“The farther backward you can look, the farther forward you are likely to see.”
― Winston Churchill
I would really like to think that Winston Churchill had great insight when he quoted above. Sure Victor is a thriving little town with one of the best shopping establishments in the area. The school system is amazing. People from all over seem to be moving to “The East Side” of Rochester. My fear is that as time goes on that the money makers will see nothing but dollar signs and forget what little bit of charm we have left. I spoke with my Great Aunt tonight Esther (Farrell) Bennett. She is my grandmothers last surviving sibling. I kept confusing Joe and Patrick Farrell. Joe was her father and Patrick was her grandfather. She has never seen a photo of her grandfather and really didn’t remember that much about him. She tells of how my Great Uncle Edward her brother went to Montreal twice to try and find some information on him. She took one of the trips with Uncle Edward and talked about how nice everyone was that they spoke to in Montreal yet nobody had a photo of Patrick. She told me that all she knew was that Patrick had worked on the railroad and that’s what had brought him to the village of Victor. They lived on East Main Street in the village and that home stayed in the family for 3 generations. The photo above I do not have a date but shows the Farrell house on the right hand side of East Main Street. This is long before the road was redirected over the railroad. I believe the Sale family lived on one side of them and Lucy family lived on the other. Below is the only information that my family has on Patrick Farrell which is a copy of his United States Citizenship papers and on October 25 1877 he became a US citizen. My Aunt Esther also spoke of the “Farrell Family Plot” in St Patrick’s Cemetery on High Street. She told me that I could learn so much from the cemetery. I’ll definitely be making the little trip once the winter subsides.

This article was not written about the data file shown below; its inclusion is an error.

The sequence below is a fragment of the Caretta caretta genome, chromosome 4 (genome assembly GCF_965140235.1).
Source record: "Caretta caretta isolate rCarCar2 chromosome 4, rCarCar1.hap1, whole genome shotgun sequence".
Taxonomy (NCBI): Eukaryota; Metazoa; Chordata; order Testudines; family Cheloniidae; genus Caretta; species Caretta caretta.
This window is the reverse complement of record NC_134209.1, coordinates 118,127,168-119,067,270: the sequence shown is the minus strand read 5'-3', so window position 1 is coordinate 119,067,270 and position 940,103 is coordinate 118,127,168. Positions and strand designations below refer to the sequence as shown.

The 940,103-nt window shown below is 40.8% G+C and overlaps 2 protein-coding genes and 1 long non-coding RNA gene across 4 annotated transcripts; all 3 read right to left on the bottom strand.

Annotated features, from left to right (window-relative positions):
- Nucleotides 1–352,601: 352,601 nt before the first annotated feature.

Elton Gish said:
The large house on the left was owned by Fred M. Locke who was the founder of Locke Insulator Mfg. Co. in Victor (1898-1932) and later Victor Insulators Inc. He was the father of the high voltage porcelain insulator.
Elton, I believe you knew grandfather Norris Crane. I believe he gave you information about a book you wrote on Fred Locke.